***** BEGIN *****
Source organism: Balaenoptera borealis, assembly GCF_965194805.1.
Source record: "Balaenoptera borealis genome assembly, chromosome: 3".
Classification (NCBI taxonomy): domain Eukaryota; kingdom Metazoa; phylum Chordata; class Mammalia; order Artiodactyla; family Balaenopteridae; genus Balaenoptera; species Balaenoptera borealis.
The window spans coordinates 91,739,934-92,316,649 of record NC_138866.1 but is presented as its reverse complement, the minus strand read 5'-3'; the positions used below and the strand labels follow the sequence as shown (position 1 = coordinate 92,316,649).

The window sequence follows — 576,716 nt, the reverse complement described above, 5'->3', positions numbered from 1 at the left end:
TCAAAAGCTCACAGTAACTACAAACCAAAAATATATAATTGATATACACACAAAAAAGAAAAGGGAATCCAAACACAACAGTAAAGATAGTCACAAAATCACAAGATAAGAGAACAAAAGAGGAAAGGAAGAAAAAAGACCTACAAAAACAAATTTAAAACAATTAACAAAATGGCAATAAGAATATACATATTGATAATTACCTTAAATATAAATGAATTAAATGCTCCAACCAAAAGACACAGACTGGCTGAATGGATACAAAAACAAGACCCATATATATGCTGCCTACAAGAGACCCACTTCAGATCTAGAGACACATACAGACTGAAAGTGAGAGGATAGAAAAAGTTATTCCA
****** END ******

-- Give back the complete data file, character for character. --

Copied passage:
Source organism: Balaenoptera borealis, assembly GCF_965194805.1.
Source record: "Balaenoptera borealis genome assembly, chromosome: 3".
Classification (NCBI taxonomy): domain Eukaryota; kingdom Metazoa; phylum Chordata; class Mammalia; order Artiodactyla; family Balaenopteridae; genus Balaenoptera; species Balaenoptera borealis.
The window spans coordinates 91,739,934-92,316,649 of record NC_138866.1 but is presented as its reverse complement, the minus strand read 5'-3'; the positions used below and the strand labels follow the sequence as shown (position 1 = coordinate 92,316,649).

The window sequence follows — 576,716 nt, the reverse complement described above, 5'->3', positions numbered from 1 at the left end:
TCAAAAGCTCACAGTAACTACAAACCAAAAATATATAATTGATATACACACAAAAAAGAAAAGGGAATCCAAACACAACAGTAAAGATAGTCACAAAATCACAAGATAAGAGAACAAAAGAGGAAAGGAAGAAAAAAGACCTACAAAAACAAATTTAAAACAATTAACAAAATGGCAATAAGAATATACATATTGATAATTACCTTAAATATAAATGAATTAAATGCTCCAACCAAAAGACACAGACTGGCTGAATGGATACAAAAACAAGACCCATATATATGCTGCCTACAAGAGACCCACTTCAGATCTAGAGACACATACAGACTGAAAGTGAGAGGATAGAAAAAGTTATTCCA